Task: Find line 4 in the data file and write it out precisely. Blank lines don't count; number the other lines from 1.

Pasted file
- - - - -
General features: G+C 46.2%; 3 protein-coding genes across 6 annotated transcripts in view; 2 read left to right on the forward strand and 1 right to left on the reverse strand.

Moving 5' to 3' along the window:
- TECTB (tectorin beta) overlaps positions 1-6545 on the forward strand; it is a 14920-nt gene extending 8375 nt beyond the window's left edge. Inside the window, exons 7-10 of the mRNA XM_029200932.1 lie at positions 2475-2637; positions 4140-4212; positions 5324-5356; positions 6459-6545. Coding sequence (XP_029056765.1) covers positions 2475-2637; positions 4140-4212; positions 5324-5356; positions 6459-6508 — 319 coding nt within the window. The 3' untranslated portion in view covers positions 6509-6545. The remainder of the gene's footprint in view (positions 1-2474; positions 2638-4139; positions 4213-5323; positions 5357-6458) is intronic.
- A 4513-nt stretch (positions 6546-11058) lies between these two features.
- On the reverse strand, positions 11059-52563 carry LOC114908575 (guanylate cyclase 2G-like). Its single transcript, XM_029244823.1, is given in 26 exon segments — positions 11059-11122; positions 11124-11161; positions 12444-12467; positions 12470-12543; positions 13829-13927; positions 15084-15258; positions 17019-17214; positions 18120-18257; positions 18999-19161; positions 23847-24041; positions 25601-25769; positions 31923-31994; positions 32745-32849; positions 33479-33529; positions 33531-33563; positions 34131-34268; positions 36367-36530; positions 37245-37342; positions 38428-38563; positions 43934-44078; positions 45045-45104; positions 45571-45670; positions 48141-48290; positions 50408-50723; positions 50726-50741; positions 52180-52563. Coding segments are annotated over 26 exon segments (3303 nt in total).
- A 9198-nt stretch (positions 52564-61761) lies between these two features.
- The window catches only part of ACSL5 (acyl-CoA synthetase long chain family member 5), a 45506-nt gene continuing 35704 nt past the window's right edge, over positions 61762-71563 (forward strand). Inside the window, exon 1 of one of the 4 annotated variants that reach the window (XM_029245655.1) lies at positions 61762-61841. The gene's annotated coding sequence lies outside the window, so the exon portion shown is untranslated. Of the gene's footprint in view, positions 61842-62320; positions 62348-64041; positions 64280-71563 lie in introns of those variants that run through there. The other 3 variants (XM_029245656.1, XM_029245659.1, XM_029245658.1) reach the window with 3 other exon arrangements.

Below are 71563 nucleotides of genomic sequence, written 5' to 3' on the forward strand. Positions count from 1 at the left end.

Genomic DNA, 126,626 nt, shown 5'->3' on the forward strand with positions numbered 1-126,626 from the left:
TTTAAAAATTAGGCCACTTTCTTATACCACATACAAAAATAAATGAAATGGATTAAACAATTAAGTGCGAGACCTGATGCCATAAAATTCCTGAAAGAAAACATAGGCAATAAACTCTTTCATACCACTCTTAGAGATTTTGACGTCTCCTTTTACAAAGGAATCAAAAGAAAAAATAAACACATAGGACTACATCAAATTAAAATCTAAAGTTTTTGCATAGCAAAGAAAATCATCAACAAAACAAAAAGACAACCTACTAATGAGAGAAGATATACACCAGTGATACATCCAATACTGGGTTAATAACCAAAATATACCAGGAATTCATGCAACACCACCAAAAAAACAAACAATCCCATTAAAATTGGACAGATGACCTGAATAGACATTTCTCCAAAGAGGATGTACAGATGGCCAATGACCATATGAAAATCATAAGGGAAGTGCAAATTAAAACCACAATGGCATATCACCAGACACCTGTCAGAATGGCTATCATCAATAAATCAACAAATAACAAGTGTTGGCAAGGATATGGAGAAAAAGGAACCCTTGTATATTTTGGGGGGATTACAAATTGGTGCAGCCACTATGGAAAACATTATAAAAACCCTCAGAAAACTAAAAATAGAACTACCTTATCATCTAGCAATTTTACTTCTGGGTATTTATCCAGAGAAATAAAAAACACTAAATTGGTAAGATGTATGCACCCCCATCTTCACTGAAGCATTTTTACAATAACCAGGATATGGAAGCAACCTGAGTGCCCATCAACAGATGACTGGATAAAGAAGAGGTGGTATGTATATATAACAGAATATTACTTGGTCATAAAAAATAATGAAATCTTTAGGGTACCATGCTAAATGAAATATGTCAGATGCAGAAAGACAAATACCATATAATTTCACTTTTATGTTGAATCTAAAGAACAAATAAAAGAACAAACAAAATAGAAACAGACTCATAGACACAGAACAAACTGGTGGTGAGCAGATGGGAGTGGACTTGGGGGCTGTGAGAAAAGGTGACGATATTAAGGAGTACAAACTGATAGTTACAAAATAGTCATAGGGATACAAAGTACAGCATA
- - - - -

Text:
- A 4513-nt stretch (positions 6546-11058) lies between these two features.